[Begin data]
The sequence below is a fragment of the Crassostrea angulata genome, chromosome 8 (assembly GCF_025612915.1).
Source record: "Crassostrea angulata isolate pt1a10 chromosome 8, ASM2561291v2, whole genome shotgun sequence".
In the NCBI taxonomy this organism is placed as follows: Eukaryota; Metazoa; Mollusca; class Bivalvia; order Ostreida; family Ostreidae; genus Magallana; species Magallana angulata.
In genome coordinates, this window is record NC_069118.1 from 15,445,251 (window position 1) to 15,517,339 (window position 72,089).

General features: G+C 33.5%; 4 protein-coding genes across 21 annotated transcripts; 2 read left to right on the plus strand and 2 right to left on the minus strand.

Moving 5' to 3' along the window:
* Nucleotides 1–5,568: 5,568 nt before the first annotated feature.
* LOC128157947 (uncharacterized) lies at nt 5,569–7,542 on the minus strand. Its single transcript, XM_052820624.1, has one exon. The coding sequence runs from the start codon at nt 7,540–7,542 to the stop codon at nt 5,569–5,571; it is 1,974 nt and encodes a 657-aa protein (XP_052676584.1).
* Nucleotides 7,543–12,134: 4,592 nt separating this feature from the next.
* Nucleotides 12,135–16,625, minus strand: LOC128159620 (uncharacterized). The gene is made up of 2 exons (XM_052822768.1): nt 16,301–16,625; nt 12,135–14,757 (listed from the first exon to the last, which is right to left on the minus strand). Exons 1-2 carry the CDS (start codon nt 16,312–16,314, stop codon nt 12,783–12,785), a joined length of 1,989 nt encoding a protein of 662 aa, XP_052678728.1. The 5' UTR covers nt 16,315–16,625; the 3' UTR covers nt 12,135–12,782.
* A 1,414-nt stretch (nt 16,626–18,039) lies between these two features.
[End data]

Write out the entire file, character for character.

The sequence below is a fragment of the Crassostrea angulata genome, chromosome 8 (assembly GCF_025612915.1).
Source record: "Crassostrea angulata isolate pt1a10 chromosome 8, ASM2561291v2, whole genome shotgun sequence".
In the NCBI taxonomy this organism is placed as follows: Eukaryota; Metazoa; Mollusca; class Bivalvia; order Ostreida; family Ostreidae; genus Magallana; species Magallana angulata.
In genome coordinates, this window is record NC_069118.1 from 15,445,251 (window position 1) to 15,517,339 (window position 72,089).

General features: G+C 33.5%; 4 protein-coding genes across 21 annotated transcripts; 2 read left to right on the plus strand and 2 right to left on the minus strand.

Moving 5' to 3' along the window:
* Nucleotides 1–5,568: 5,568 nt before the first annotated feature.
* LOC128157947 (uncharacterized) lies at nt 5,569–7,542 on the minus strand. Its single transcript, XM_052820624.1, has one exon. The coding sequence runs from the start codon at nt 7,540–7,542 to the stop codon at nt 5,569–5,571; it is 1,974 nt and encodes a 657-aa protein (XP_052676584.1).
* Nucleotides 7,543–12,134: 4,592 nt separating this feature from the next.
* Nucleotides 12,135–16,625, minus strand: LOC128159620 (uncharacterized). The gene is made up of 2 exons (XM_052822768.1): nt 16,301–16,625; nt 12,135–14,757 (listed from the first exon to the last, which is right to left on the minus strand). Exons 1-2 carry the CDS (start codon nt 16,312–16,314, stop codon nt 12,783–12,785), a joined length of 1,989 nt encoding a protein of 662 aa, XP_052678728.1. The 5' UTR covers nt 16,315–16,625; the 3' UTR covers nt 12,135–12,782.
* A 1,414-nt stretch (nt 16,626–18,039) lies between these two features.